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You smell with your body, not just your nose | Jennifer Pluznick

Jul 27, 2017 - 00:07:04

Do your kidneys have a sense of smell? Turns out, the same tiny scent detectors found in your nose are also found in some pretty unexpected places -- like your muscles, kidneys and even your lungs. In this quick talk (filled with weird facts), physiologist Jennifer Pluznick explains why they're there and what they do.

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How a handful of tech companies control billions of minds every day | Tristan Harris

Jul 26, 2017 - 00:17:00

A handful of people working at a handful of tech companies steer the thoughts of billions of people every day, says design thinker Tristan Harris. From Facebook notifications to Snapstreaks to YouTube autoplays, they're all competing for one thing: your attention. Harris shares how these companies prey on our psychology for their own profit and calls for a design renaissance in which our tech instead encourages us to live out the timeline we want.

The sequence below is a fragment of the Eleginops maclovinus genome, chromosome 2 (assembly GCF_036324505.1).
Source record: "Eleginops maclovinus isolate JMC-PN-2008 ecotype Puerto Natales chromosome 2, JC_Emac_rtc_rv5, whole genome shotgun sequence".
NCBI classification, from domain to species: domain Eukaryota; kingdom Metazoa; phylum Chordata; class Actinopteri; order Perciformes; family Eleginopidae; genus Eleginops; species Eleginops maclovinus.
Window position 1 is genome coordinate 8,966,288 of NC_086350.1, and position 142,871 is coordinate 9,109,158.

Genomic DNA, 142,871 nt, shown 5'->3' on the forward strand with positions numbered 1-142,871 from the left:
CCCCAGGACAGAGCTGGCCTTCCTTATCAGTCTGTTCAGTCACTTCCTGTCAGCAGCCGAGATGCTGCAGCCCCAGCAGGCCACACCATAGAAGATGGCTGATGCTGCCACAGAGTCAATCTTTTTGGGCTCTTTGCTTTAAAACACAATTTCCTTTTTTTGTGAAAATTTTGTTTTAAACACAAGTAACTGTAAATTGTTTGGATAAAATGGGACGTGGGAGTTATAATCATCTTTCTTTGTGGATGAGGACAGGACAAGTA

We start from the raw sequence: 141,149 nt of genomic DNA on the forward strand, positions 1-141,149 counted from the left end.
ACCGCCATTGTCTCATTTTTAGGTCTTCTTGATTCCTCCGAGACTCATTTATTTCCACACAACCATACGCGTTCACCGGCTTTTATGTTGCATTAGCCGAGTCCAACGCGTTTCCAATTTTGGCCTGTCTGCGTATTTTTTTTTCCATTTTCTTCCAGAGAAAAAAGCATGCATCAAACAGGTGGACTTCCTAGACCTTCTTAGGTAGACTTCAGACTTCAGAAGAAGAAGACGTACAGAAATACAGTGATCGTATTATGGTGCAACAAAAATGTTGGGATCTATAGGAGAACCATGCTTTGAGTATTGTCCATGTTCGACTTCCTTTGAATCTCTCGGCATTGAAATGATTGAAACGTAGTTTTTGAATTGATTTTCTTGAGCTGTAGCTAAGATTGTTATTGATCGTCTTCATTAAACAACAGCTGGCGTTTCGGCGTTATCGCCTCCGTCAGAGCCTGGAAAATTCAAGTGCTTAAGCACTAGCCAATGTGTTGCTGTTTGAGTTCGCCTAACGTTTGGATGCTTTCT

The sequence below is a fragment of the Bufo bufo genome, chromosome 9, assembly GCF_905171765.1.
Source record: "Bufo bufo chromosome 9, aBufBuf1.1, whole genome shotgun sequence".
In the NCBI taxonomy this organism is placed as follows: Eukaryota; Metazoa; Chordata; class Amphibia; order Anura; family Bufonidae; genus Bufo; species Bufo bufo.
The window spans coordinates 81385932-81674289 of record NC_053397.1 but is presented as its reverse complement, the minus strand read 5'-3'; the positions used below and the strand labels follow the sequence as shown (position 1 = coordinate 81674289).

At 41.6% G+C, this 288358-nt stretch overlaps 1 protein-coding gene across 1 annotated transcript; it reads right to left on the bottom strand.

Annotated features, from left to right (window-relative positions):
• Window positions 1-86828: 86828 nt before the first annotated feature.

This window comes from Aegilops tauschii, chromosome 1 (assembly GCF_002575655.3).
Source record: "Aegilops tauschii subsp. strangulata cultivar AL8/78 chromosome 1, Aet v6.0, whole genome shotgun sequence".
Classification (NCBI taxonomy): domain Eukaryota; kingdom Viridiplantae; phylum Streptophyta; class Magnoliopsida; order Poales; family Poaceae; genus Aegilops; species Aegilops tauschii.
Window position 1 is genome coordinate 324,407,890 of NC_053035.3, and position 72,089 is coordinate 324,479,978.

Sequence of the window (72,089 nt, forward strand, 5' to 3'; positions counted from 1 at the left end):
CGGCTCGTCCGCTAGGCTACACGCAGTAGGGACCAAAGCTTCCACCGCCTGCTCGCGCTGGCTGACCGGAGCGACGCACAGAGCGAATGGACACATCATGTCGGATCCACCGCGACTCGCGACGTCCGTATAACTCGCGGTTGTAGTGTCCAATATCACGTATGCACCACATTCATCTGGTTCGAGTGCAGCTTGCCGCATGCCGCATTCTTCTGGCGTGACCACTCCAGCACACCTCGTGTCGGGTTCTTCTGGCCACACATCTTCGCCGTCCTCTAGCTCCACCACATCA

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A simple new blood test that can catch cancer early | Jimmy Lin

Jul 25, 2017 - 00:12:10

Jimmy Lin is developing technologies to catch cancer months to years before current methods. He shares a breakthrough technique that looks for small signals of cancer's presence via a simple blood test, detecting the recurrence of some forms of the disease 100 days earlier than traditional methods. It could be a ray of hope in a fight where early detection makes all the difference.

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How cohousing can make us happier (and live longer) | Grace Kim

Jul 24, 2017 - 00:10:15